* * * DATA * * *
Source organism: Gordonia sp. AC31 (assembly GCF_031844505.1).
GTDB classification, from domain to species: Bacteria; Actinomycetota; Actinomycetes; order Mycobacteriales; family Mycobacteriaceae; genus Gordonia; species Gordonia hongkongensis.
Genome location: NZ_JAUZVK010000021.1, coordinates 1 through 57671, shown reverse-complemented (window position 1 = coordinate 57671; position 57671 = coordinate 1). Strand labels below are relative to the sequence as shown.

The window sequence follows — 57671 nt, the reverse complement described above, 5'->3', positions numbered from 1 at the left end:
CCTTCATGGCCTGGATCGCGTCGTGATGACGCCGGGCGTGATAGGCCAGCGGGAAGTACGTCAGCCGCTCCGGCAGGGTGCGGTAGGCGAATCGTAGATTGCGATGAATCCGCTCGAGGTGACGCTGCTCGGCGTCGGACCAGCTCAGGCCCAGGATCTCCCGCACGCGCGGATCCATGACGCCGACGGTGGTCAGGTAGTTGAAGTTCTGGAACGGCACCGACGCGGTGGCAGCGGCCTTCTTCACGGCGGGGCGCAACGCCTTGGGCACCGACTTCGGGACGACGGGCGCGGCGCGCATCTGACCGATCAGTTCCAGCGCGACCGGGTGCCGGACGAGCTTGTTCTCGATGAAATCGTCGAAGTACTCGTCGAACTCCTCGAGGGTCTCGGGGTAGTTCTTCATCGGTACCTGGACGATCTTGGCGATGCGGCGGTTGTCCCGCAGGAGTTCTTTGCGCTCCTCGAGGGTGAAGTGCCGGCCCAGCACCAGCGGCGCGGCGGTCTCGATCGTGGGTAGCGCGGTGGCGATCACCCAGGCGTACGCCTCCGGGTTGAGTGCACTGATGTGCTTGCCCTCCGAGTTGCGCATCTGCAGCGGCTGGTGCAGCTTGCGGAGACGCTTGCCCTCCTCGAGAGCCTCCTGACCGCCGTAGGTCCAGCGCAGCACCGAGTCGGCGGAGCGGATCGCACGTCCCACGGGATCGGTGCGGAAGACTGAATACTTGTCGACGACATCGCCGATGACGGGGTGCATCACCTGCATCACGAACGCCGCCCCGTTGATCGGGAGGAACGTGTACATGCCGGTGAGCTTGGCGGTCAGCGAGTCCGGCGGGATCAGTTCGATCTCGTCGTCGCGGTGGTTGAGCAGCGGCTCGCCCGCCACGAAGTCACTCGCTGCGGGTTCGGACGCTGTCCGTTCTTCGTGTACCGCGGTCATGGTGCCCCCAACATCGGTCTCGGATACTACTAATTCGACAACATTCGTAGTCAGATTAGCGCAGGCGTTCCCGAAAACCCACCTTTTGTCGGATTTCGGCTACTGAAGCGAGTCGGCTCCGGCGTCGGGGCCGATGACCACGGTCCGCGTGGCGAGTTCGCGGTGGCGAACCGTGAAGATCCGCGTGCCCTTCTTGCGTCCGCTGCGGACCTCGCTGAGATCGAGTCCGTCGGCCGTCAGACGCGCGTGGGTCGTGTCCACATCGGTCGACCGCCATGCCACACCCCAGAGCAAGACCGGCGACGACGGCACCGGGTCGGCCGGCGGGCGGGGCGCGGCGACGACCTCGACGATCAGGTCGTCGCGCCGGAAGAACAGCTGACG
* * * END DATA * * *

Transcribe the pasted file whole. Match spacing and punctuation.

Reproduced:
Source organism: Gordonia sp. AC31 (assembly GCF_031844505.1).
GTDB classification, from domain to species: Bacteria; Actinomycetota; Actinomycetes; order Mycobacteriales; family Mycobacteriaceae; genus Gordonia; species Gordonia hongkongensis.
Genome location: NZ_JAUZVK010000021.1, coordinates 1 through 57671, shown reverse-complemented (window position 1 = coordinate 57671; position 57671 = coordinate 1). Strand labels below are relative to the sequence as shown.

The window sequence follows — 57671 nt, the reverse complement described above, 5'->3', positions numbered from 1 at the left end:
CCTTCATGGCCTGGATCGCGTCGTGATGACGCCGGGCGTGATAGGCCAGCGGGAAGTACGTCAGCCGCTCCGGCAGGGTGCGGTAGGCGAATCGTAGATTGCGATGAATCCGCTCGAGGTGACGCTGCTCGGCGTCGGACCAGCTCAGGCCCAGGATCTCCCGCACGCGCGGATCCATGACGCCGACGGTGGTCAGGTAGTTGAAGTTCTGGAACGGCACCGACGCGGTGGCAGCGGCCTTCTTCACGGCGGGGCGCAACGCCTTGGGCACCGACTTCGGGACGACGGGCGCGGCGCGCATCTGACCGATCAGTTCCAGCGCGACCGGGTGCCGGACGAGCTTGTTCTCGATGAAATCGTCGAAGTACTCGTCGAACTCCTCGAGGGTCTCGGGGTAGTTCTTCATCGGTACCTGGACGATCTTGGCGATGCGGCGGTTGTCCCGCAGGAGTTCTTTGCGCTCCTCGAGGGTGAAGTGCCGGCCCAGCACCAGCGGCGCGGCGGTCTCGATCGTGGGTAGCGCGGTGGCGATCACCCAGGCGTACGCCTCCGGGTTGAGTGCACTGATGTGCTTGCCCTCCGAGTTGCGCATCTGCAGCGGCTGGTGCAGCTTGCGGAGACGCTTGCCCTCCTCGAGAGCCTCCTGACCGCCGTAGGTCCAGCGCAGCACCGAGTCGGCGGAGCGGATCGCACGTCCCACGGGATCGGTGCGGAAGACTGAATACTTGTCGACGACATCGCCGATGACGGGGTGCATCACCTGCATCACGAACGCCGCCCCGTTGATCGGGAGGAACGTGTACATGCCGGTGAGCTTGGCGGTCAGCGAGTCCGGCGGGATCAGTTCGATCTCGTCGTCGCGGTGGTTGAGCAGCGGCTCGCCCGCCACGAAGTCACTCGCTGCGGGTTCGGACGCTGTCCGTTCTTCGTGTACCGCGGTCATGGTGCCCCCAACATCGGTCTCGGATACTACTAATTCGACAACATTCGTAGTCAGATTAGCGCAGGCGTTCCCGAAAACCCACCTTTTGTCGGATTTCGGCTACTGAAGCGAGTCGGCTCCGGCGTCGGGGCCGATGACCACGGTCCGCGTGGCGAGTTCGCGGTGGCGAACCGTGAAGATCCGCGTGCCCTTCTTGCGTCCGCTGCGGACCTCGCTGAGATCGAGTCCGTCGGCCGTCAGACGCGCGTGGGTCGTGTCCACATCGGTCGACCGCCATGCCACACCCCAGAGCAAGACCGGCGACGACGGCACCGGGTCGGCCGGCGGGCGGGGCGCGGCGACGACCTCGACGATCAGGTCGTCGCGCCGGAAGAACAGCTGACG